About 10% of Namibians or 247 126 people are living with HIV, according to 2016 statistics, health minister Bernard Haufiku said on Friday during World AIDS Day commemorations at Katima Mulilo in the Zambezi region.
This year's World AIDS Day was marked under the theme 'The Right To Health', and at Friday's event were delegates from Angola, Nigeria and Zambia.
"Namibia's national prevalence rate stands at 14%, of which Zambezi is the highest-affected region. Hence, our decision to hold this event here with the hope that it will have an impact on the region. Zambezi is followed by Omusati and the two Kavangos at 17,4% and 17% respectively, and Ohangwena at 15%. Omaheke and Kunene remain among the lowest-affected regions in Namibia," said Haufiku.
He said the Southern Africa Development Community (SADC) region's members signed a memorandum of understanding to implement cross-border HIV initiatives, which are being implemented by the Walvis Bay Corridor Group at the Wenela border post at Katima Mulilo and the Oshikango border post in Ohangwena.
"To date, 32 pre-fabricated wellness counters have been established, and we have heard from the representatives of the corridor group about the marvellous milestones they have achieved. Since the installation of these centres, condom use by female sex workers increased by 18% from April 2016 to June 2017," stated Haufiku.
"Records and recent statistics also indicate an increase by 43% of condom usage by haulage truck drivers. This is a commendable achievement, and deserves more support by all SADC member states and everyone of us," he noted.
Haufiku added that in spite of these successes, many challenges still remain, such as stigma and discrimination in the continent's communities, 37 years after HIV was discovered.
"Women, especially the young, and adolescents face the threat of the scourge more than any other groups. Many remain disempowered, and their right to dignity and independence and decision-making are frequently violated," he stressed.
Another challenge the minister highlighted was child marriages, which are still prevalent on the continent, and school dropout rates, which are particularly high in the Ohangwena and Kavango regions.
"There are still serious challenges and obstacles in our war to end the AIDS epidemic in SADC. Inadequate human resources, high prices of pharmaceuticals as individual states buy on their own instead of pooled procurement as suggested by the SADC secretariat, are some of them.
"Cross-border movements' collaboration remains a challenge in the SADC health sector as places are far and segregated from each other. Therefore, none of the SADC member states can claim any significant milestones towards universal health coverage (UHC), which is a basic and fundamental instrument in achieving the right for all," said Haufiku.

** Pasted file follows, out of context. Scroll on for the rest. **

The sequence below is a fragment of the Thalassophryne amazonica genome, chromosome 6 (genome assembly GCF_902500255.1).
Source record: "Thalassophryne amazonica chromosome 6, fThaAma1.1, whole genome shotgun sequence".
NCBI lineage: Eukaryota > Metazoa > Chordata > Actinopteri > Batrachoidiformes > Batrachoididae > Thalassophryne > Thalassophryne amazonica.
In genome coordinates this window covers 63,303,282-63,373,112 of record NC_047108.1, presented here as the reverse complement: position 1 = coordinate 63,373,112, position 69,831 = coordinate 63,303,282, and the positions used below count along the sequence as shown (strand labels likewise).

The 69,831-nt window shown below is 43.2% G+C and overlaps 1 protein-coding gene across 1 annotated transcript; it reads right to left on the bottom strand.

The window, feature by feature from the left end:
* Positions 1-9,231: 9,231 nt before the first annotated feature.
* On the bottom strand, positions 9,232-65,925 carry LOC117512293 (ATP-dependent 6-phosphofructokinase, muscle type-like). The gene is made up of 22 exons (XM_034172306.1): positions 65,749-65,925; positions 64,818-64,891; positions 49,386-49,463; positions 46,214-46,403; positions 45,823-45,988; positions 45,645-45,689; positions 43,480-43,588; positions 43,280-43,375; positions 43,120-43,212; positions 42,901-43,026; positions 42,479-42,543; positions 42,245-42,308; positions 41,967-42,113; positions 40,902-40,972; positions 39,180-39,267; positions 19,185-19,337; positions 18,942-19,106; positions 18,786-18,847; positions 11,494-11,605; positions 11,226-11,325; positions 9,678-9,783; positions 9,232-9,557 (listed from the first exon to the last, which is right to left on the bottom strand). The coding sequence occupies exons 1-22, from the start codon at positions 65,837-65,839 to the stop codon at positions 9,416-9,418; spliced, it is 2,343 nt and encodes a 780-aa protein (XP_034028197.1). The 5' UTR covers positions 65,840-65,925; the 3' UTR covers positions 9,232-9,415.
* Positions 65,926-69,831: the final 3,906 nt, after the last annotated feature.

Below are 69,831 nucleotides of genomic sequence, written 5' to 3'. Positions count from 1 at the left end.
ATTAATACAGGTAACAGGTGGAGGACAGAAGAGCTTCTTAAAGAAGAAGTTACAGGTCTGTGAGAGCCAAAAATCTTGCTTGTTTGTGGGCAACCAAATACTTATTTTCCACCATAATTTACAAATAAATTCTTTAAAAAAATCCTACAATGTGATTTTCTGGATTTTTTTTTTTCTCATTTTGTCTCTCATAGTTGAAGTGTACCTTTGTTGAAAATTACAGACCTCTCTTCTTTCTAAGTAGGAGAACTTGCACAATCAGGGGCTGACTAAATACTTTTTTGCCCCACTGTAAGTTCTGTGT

US ambassador to Namibia,Thomas Daughton, said at the same event that despite great successes achieved through Namibia's partnership with Pepfar and the Global Fund, which provides anti-retroviral treatment to 150 000 patients, this epidemic remains the number one killer in the country.
"In 2017 alone, more than 3 200 Namibians will die from the effects of HIV and AIDS. Most of those deaths will occur among men over 25 because many Namibian men who are infected with HIV do not know their status, and are not on ARV treatment.
In 2018, more than 6 000 Namibians will be infected with HIV, with most of these new infections being among young women. This is because older men who do not know their HIV status are having sexual relations with younger women and infecting them in the process", he stressed, adding that to control the HIV epidemic in Namibia, that cycle has to be broken.
Daughton added that through Pepfar, the US has supported a comprehensive health strategy, specifically designed to address the challenges of HIV services in Namibia. But as this is a large and diverse country, providing those services is not easy.
"The Zambezi region provides a clear illustration of some of the biggest challenges we face. Due to many factors, including cultural practices, infrastructure, a dispersed population and poverty, this region has the highest rate of HIV infection. Providing services in Zambezi has been made more difficult by the recent government decision not to renew the contracts of foreign health workers.
"There are no surplus Namibians waiting to fill those jobs. Foreign nurses are often the only ones willing to serve in the challenging conditions of this region, which is why some clinics in the Zambezi region now have no staff," he stated.